Could it just be his initials? Or are dates involved? 'I's and 'J's look the same in some scripts - could it be short for 'Ianuarius? (January) Just a thort.
The standard parish register abbreviation for 'James' seems to be 'Jas'. For 'John' it's 'Jno'. William is invariably 'Wm', etc. 'Christopher' is often 'X-pher'. I haven't seen 'JNS' in my travels - how sure are you of the handwriting is my first thought? Can you show us it within the context? That would be interesting!
I spend a lot of time with 17thC, 18thC and 19thC parish records and 'Jonas' is not a name I've ever
come across, for the 18thC. Not that it didn't exist but it's so uncommon that in the random sample of the few dozen Anglican records we trawl for our research - we haven't seen it. Maybe it would be more likely for a Non conformist for the 19thC, but 18thC it's less common - not impossible but... you'd be amazed at their conformity...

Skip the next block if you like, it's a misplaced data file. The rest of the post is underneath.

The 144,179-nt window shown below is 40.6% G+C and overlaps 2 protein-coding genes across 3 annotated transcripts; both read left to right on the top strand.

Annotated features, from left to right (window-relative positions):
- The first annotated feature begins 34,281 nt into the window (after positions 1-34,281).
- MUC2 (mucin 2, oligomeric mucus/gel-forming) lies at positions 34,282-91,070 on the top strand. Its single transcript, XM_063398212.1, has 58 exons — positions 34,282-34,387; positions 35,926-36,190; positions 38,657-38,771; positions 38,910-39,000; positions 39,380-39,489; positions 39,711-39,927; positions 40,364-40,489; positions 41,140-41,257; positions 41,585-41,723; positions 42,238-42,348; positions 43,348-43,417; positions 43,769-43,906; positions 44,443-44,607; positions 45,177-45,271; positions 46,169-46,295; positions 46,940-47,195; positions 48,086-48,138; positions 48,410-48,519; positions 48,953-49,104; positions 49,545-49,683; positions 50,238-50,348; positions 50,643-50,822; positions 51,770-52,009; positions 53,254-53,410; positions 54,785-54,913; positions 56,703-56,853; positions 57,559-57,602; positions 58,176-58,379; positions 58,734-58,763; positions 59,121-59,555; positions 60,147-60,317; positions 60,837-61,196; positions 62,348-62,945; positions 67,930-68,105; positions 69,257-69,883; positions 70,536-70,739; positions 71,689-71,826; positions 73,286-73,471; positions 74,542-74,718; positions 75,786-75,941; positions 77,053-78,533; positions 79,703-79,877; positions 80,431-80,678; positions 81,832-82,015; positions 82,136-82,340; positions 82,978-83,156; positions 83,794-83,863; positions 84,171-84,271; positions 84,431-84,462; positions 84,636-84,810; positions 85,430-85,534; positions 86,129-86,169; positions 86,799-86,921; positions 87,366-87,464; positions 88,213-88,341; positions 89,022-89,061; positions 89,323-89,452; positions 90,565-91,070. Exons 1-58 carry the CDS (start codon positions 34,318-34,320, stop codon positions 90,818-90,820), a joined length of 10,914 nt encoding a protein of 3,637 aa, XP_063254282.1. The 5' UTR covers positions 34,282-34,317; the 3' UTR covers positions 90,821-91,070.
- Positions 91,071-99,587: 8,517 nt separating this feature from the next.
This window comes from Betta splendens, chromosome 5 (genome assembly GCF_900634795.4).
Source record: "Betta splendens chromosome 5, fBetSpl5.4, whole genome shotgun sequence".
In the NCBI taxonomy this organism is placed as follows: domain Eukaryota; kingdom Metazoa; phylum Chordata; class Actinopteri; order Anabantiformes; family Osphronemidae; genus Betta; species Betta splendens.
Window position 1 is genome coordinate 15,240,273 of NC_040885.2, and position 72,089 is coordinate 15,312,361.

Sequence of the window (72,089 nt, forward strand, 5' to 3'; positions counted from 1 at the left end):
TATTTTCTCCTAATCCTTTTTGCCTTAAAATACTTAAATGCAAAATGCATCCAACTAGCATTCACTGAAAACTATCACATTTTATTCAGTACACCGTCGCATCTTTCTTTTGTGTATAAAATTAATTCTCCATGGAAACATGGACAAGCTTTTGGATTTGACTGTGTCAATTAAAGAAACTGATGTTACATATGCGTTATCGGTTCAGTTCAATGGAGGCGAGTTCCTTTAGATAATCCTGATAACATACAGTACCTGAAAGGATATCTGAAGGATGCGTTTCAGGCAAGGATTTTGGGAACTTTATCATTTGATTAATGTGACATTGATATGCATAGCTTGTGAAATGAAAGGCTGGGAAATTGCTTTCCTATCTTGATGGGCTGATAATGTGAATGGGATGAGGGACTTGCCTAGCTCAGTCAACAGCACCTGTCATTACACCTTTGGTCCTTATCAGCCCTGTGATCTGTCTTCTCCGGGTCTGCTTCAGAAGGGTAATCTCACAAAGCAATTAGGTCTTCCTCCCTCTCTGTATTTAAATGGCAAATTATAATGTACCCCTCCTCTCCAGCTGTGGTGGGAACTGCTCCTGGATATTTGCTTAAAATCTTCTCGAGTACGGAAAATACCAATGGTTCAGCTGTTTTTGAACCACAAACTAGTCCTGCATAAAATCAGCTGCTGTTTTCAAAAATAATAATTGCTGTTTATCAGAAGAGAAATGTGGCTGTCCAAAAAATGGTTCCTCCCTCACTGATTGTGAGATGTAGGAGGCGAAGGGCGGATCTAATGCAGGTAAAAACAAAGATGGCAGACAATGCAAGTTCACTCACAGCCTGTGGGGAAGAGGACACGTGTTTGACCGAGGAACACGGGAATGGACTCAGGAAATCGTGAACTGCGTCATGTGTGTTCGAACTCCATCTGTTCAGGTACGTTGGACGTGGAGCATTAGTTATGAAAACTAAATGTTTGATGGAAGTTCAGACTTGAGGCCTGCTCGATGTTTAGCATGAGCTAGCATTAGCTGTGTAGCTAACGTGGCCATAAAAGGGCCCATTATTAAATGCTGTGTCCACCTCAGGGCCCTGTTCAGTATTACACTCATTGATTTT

Until the mid 19thC you can find entire families on the IGI
if you have a surname, randomly feeding in: William, John, George, James, Henry for the males and Mary, Ann, Mary Ann, Hannah, Jane, Elizabeth for the females. Not to say it will catch them all but it will start you off!
Surnames as forenames is a big Yorkshire phenomena - but much less so than you'd imagine and rarer - but of course not unknown - elsewhere - depends on date, region but also social class. I have an 18thC ancestor with the forename 'Wilson' and a 19thC one whose first name was 'Newrack' - both Yorkshire. As abbreviations are only for names so common that anyone could decypher them - it's not likely to be either 'Jonas' or 'Johnson' for that reason. Hope that helps!